Tuesday 1:00 pm-3:30 pm

“An exploration into the theology and methods of evangelism in mainline Protestantism, with focus on the development of a congregation’s evangelism ministry” (Brite Bulletin). Declaring the good news of Jesus Christ in the 21st century, amid dismal forecasts for mainline Protestantism, is a matter of mitigating the bitter invective polluting public discourse by listening to understand, at least as much as by proclaiming forgiveness. This course considers theologies, practices, and aesthetics of evangelism, as well as different perspectives on the contemporary situation of Christianity in North America. Through the use of critical reflection on resources, demographic and ethnographic study, creative exercises, multi-media experiences, reflective structured dialogues, and possibly even a site visit or two, students will be able to understand biblical and theological foundations upon which to construct evangelism that is good news for all people, to analyze their context to develop holistic models of evangelism relevant to that context, and to become (and to train others to become) recipients as well as bearers of good news. For more information about this course, read the prospectus. To request an application for this course, complete the form below.

United Methodist Polity

Photo of Natalya CherryDr. Natalya Cherry
Thursday 1:00 pm-3:30 pm

“The organization, polity and comprehensive program of the United Methodist Church. Required of United Methodist students for ordination” (Brite Bulletin). Students will “examine the development of United Methodist polity from a historical and theological perspective,” using “The Book of Discipline and The Book of Resolutions as working handbooks for mission and ministry,” in order to be able to “relate historical understanding and theological reflection to the mission and ministry of the contemporary church through: 1. A knowledge of the rationale and ordering of United Methodist structures; 2. Understanding the nature of authority and power in the church; 3. Commitment to an ongoing process of renewal” (University Senate Standards for Courses in UM Studies). Please note that, while following these standards and their numerous sub-sections (to be listed in the syllabus and ranging from understanding structural expressions of ecclesiology to perceiving the nature of ecumenical relationships), this particular semester will give unique attention to the Special Session of General Conference, its relevant history, present proposals for a Way Forward, and future results (see Note under “Requirements” below). For more information about this course, read the prospectus. To request an application for this course, complete the form below.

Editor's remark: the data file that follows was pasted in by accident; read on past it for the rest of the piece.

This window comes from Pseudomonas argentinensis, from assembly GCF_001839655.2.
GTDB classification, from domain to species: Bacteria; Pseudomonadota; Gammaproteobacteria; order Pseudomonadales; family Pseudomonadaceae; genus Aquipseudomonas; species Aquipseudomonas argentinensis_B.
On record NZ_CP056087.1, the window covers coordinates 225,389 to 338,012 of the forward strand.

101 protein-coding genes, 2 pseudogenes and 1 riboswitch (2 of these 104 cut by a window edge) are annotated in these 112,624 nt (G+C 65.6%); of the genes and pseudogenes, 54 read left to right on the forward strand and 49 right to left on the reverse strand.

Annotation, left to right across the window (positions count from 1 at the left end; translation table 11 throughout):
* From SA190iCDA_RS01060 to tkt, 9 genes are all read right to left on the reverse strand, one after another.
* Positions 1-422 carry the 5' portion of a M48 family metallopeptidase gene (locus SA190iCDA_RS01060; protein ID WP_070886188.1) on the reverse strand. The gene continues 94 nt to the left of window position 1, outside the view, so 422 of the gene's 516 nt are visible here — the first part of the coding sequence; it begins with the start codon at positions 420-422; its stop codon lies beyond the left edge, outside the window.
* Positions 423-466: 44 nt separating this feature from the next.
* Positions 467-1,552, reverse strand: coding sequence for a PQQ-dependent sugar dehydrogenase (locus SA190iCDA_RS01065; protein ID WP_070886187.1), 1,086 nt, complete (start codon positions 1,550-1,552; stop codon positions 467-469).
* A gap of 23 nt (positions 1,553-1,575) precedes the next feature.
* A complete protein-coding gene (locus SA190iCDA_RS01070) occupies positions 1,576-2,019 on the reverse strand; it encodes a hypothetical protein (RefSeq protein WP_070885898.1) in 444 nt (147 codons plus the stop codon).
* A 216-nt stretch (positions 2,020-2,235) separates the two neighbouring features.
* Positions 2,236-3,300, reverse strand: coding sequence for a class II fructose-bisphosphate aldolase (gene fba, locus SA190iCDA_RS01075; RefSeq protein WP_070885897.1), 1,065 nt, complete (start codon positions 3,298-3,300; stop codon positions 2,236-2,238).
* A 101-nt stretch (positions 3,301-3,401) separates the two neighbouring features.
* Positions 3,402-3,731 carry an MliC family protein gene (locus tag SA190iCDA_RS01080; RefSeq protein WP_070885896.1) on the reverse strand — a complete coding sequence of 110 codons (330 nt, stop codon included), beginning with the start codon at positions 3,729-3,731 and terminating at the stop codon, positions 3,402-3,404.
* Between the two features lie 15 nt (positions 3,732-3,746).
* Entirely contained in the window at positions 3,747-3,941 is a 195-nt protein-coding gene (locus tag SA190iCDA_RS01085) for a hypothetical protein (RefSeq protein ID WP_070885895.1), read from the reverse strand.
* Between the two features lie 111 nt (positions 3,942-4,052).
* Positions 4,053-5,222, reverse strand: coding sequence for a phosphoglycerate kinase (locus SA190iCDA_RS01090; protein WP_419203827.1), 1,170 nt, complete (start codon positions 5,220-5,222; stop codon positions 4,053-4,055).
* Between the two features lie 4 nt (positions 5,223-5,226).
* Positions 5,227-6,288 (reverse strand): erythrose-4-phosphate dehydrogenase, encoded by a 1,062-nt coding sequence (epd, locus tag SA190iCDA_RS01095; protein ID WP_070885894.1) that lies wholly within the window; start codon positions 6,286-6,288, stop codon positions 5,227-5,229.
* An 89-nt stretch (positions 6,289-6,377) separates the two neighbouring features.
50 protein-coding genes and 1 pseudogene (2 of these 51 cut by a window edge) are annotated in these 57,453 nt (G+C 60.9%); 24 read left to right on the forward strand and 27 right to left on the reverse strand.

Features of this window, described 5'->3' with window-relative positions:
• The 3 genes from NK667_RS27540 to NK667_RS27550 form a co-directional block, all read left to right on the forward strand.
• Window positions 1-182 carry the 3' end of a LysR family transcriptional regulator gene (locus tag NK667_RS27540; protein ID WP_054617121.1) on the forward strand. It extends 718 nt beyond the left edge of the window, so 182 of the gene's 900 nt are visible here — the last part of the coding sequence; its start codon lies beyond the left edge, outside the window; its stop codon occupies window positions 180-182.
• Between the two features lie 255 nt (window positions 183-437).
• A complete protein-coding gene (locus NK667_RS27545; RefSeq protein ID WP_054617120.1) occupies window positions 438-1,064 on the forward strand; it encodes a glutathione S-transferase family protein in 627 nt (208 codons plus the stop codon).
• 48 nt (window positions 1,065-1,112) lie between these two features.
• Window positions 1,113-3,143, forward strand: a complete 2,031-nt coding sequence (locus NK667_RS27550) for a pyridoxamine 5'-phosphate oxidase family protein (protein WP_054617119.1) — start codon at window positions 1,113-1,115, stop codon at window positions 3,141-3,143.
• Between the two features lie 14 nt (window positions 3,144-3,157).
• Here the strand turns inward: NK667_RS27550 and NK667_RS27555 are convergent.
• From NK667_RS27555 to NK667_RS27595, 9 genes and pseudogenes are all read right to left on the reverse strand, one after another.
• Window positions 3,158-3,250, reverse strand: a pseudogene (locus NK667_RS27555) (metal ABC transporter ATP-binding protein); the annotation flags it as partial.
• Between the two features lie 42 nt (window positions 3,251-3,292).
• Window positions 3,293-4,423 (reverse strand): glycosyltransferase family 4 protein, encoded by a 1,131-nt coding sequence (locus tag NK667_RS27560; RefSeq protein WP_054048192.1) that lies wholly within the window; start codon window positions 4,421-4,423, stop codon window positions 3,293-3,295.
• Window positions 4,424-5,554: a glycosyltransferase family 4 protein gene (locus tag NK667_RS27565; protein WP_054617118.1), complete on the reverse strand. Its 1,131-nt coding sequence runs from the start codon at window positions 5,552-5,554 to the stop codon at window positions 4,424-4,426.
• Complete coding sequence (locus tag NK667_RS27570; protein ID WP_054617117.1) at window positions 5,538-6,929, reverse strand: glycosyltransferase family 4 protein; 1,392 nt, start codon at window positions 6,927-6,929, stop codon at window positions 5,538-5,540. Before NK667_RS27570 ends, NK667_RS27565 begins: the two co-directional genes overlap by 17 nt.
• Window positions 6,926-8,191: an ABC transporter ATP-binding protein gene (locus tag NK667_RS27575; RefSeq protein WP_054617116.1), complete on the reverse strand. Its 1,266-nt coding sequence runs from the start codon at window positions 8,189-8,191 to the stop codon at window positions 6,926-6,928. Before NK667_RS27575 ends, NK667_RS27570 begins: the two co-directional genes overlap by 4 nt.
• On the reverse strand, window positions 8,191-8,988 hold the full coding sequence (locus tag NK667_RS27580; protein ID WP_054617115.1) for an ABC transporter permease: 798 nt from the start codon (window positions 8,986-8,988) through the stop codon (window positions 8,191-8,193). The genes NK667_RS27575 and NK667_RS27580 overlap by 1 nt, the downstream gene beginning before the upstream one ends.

History of Christianity I, Early to Medieval

Photo of James DukeDr. James Duke
Tuesday and Thursday 4:30 pm-5:45 pm

This course surveys the history of the Christian church(es) from first century origins to the eve of 16th century reforms. Its primary aim is to offer resources and opportunities for the development of historically-informed understandings of the character of the Christian tradition(s). The study focuses on exploring varied historical factors and theological concerns at play in shaping the “faith and order” and “life and work” of the church(es).For more information about this course, read the prospectus.  To request an application for this course, complete the form below.

Interpreting the Hebrew Bible

Photo of Ariel FeldmanDr. Ariel Feldman
Tuesday 1:00 pm-3:30 pm

A graduate level, introduction to the critical interpretation of the Hebrew Bible. For more information about this course, read the prospectus. To request an application for this course, complete the form below.

Christian Worship

Photo of Jo HudsonDr. Jo Hudson
Wednesday 1:00 pm-3:30 pm

This is an introductory course on the principles and practices of Christian worship. Emphasis will be placed on the diversity of historic and contemporary expressions of Christian worship, the cultural contexts within which worship takes place, theological reflection upon the elements of Christian worship, and developing skills for effective pastoral leadership in worship. Students will also begin to develop the skills needed to plan, organize, lead, and reflect upon the weekly worship of a congregation with pastoral sensitivity, theological vision, creativity, and shared leadership. For more information about this course, read the prospectus. To request an application for this course, complete the form below.

Special Topics in Christian Thought, Love: Philosophical-Theological Issues

Photo of Namsoon KangDr. Namsoon Kang
Wednesday 1:00 pm-3:30 pm